As I work Primarily in Commercial Interiors right now, this was the perfect opportunity to flex some more domestic design muscles. As such I had no particular destinations or route to execute, just the need to absorb as much as I could. So starting in the corners of each hall and working from right to left/left to right was my strategy, as it is easy enough to get lost. Saying that I had nothing particular in mind is not strictly true, I did have a project in the back of my mind which requires some Art Deco influences. However, this was not a trend being observed at Interiors 2010, although the Tiffany Lamps were tempting, more so, as I have a personal desire to own one, one day.
Some of the more obvious trends I saw being followed by exhibitors were the strong Asian influences, not only in sculptures but rich opulent furnishings in reproduction Tibetan and Chinese styles and animal skins in animal hide rugs and upholstery. A less obvious trend were small clusters of very patriotic British merchandising with Union Jack embellished fabrics and furniture. Lots of stands like Coach House, displaying a multitude of lamps rugs and 1930’s travellers trunks style storage and the quintessential Storm Lamps. Opulent bespoke linens from Charlotte Thomas were amongst the indulgent, and high end luxury, for my purse string anyway.
Being who I am, however, more drawn to the unusual, and for me, more interesting stands, not just by name alone (The House of Ugly Fish with their fused glass art, being one to mention) but the usually less ornate, simple stands, smaller companies concentrating on one particular product/theme, more niche trend setters, than followers.
The corner stand for Dreamweavers caught my eye with their bright coloured sensual, inspirational rag and padded effect rugs and matching themed cushions, were drawing a large crowd on the Sunday I visited. With such a tactile product that people were encouraged to touch, an excitement of the senses when you have been under the glare of the Exhibitions lights for a few hours.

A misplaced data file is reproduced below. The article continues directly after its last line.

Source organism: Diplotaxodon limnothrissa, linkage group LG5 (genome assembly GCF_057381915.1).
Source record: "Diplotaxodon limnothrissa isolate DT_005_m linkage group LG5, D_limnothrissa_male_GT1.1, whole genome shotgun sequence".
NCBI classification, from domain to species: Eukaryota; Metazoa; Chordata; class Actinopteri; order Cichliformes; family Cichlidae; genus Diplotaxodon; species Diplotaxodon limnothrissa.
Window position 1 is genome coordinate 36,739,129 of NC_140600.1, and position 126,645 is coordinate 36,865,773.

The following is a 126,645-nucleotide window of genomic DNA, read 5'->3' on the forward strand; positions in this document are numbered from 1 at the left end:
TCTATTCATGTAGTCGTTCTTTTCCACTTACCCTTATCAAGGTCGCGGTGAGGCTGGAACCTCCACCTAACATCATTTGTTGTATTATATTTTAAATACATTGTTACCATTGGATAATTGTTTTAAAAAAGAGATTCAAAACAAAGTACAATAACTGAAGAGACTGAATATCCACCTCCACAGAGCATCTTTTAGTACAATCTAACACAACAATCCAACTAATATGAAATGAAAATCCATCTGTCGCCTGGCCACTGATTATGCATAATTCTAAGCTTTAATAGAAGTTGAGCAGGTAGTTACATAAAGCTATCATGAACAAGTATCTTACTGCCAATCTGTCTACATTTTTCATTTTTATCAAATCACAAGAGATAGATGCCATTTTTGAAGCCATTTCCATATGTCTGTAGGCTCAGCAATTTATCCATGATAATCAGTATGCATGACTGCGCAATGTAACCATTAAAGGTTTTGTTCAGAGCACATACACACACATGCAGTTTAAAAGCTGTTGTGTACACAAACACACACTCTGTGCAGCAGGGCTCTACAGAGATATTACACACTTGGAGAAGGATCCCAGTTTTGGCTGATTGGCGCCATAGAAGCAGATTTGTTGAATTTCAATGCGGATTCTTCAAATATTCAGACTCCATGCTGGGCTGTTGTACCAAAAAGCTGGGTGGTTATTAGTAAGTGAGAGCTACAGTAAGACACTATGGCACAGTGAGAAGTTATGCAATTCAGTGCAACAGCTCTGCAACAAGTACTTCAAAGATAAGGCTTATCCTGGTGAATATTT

Dreamweavers promote, and have done for many years, the “reduce,reuse , ..up-cycle?” ethos. The phrase up-cycle is the perfect up-sale from the everyday recycle. But this has now become a clear market necessity, a trend in its own right. I am always being asked by clients to push for more environmentally friendly materials, products and manufacturing processes. So to find a company embracing these more responsible ideals, with a soft furnishing product which looks and feels very high-end, was a breath of fresh air.
The highlight for me and by far my favourite, was the inspirational stand for Flexible love. Maybe not inspirationally noted for it’s minimalistic back drop , but for its no frills approach and simple demonstration of their purely innovative product, which was grabbing everybody’s attention. The ‘accordion-like’, honeycomb-structured furniture created by Taiwanese designer Chishen Chiu, can hold up to as many as 16 people when fully extended to its 7 metre capacity, and reduced down to a mere 20cm for storage.
Flexible love furniture uses recycled materials and pre-existing manufacturing processes to reduce its environmental impact while pushing the materials to their limits in the most unique way. I did however go to pick it up when fully compact, as the demonstration was being shown with such ease and grace, do not be fooled, it may be honeycomb-structured, but the largest 16 person model weighs in at just under 24 Kg (55 pounds). I do suggest if anyone is thinking of purchasing one for personal use, seriously consider the smaller 8 person model at 12kg in weight, as moving it around would be a serious work out.
Interiors Exhibitions is not all about ‘the sale’ though and although I did not have time to take in any of the free seminars, I did take some time out to check out the New design Britain finalists. Yu-Hun Kim’s ‘EWE’ Characterised stool using layered hard and soft Felt and Phil Crook’s multi-functional dining station, were my two top favourites, clearly indulging the versatility and sculptural pleasures that furniture can bring.
On a personal indulgence, I did, however find some lovely oil canvases to expand my very new art collection for the house (the house we have lived in for 3 years, and after plastering all the walls, most walls are still bare) The first will go in a the final bedroom to be decorated and the City Skyline I have ear-marked for the living room, although both still require framing. If any one has any contacts for Manchester art framers I would be grateful.